Apart from the Hadrian's Wall Path National Trail itself there are plenty of short walks linking up with the Wall. For example there are pleasant walks linking both Corbridge (the walk passes Aydon Castle) and Haltwhistle (up Haltwhistle Burn) with the Hadrian's Wall National Park. Another good area near the Wall is Allen Banks near Bardon Mill, while the Northumberland National Park opens up another range of opportunities.
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Hadrian's Wall Path National Trail
Hadrian's Wall Path follows Hadrian's wall for 84 miles from Wallsend to Bowness on the Solway Firth. Only running through Newcastle does it leave the path of the Wall to take the more scenic route beside the Tyne, before rejoining the wall at Heddon on the Wall.
The route is well served by the AD122 bus and by public transport along the valley to the South on the Newcastle-Hexham-Haltwhistle-Carlisle route, so it's easy to do the walk in stages. Note though that the Wall follows the ridge there are few villages along the route itself between Newcastle and Carlisle and most of the towns and villages are a few miles South of the wall in the valley.
If you are walking the whole of Hadrian's wall in one go and planning to camp, then you will find that most camp-sites are in the centre part of the walk. The last campsites heading east are before Heddon-on-the-wall, so you may want to book a hostel or hotel in Newcastle. Heddon to Wallsend can be walked in one day, but it is one of the longer sections. Have a look at the map to see the details of some of the camp-sites on or close to Hadrian's Wall.
Hadrian's Wall lies in the midst of some of the best hills in England. To the North are the Cheviots hills and the huge Kielder forest, to the south are the Pennines, while further away to the south west are the Lakes.
Lying along the border with Scotland, the Cheviots consists of rounded hills and valleys. The hills are home to a wide range of wildlife including wild goats and deer, while you can find otters in the clean streams that run down from the hills. The Cheviots get far fewer visitors than areas such as the Lake District and it's possible to walk all day and hardly meet a soul. There are quite a few bridleways and these and the long distances makes mountain biking a good option for exploring the area. There are large army firing ranges in the area, so check when they are being used if you are going to cross one (details are listed on the Northumberland National Park website.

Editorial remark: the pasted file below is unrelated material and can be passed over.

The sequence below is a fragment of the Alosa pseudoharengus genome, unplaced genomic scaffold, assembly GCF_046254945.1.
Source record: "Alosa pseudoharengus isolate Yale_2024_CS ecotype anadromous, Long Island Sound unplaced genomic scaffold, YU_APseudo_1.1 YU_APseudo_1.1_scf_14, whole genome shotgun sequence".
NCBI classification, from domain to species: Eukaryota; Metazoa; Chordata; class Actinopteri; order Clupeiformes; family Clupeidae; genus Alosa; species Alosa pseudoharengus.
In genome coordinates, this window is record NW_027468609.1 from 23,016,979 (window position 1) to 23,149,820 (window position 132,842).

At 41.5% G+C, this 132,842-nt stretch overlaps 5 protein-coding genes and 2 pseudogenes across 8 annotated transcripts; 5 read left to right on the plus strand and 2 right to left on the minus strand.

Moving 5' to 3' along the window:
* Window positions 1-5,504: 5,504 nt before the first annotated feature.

Kielder forest lies to the north of the wall. Covering over 200 square miles, Kielder is the biggest forest in the Uk. At it's heart is Kielder reservoir. The reservoir has a 27 mile shoreline and is the largest man made lake in Northern Europe. Kielder has many walking and mountain bike trails; and aims to become one of the top mountain biking centres in the country. Apart from this, Kielder features a number of modern visual art, of which Skyscape is probably the most famous, although Minotaur (a contemporary maze at Kielder Castle) is another firm favourite. Kielder has lodges and a campsite to stay at.
The Pennines lie South of Hadrian's Wall. The northern part can be accessed from the Allendale and Alston. Allendale is famous for it's New Year eve celebrations where a people in fancy dress parade through the town carrying barrels of burning tar on their heads. Alston is the highest market town in England. It has steep cobbled streets flanked by old stone buildings and is home to the South Tynedale railway which runs a narrow guage railway. Next to their station is a small but fascinating local museum.
The southern part of the Pennines can be reached from Carlisle via the Settle Carlisle railway, which is one of Britains most scenic railways.
The Lake District is easily accessable from Carlisle by both car and public transport. The Lake District has stunning scenary and the hills are much more rugged than the the Cheviots, thus giving scrambling and climbing opportunities as well as great hill walking. The Lakes can get very busy in Summer, to avoid the crowds try to avoid getting to the top at lunch time, either set off early or make use of the long summer evenings. Another way to avoid the worst of the crowds is to head to the Western side; places such as Wasdale have some of the most stunning scenary in the Lake District.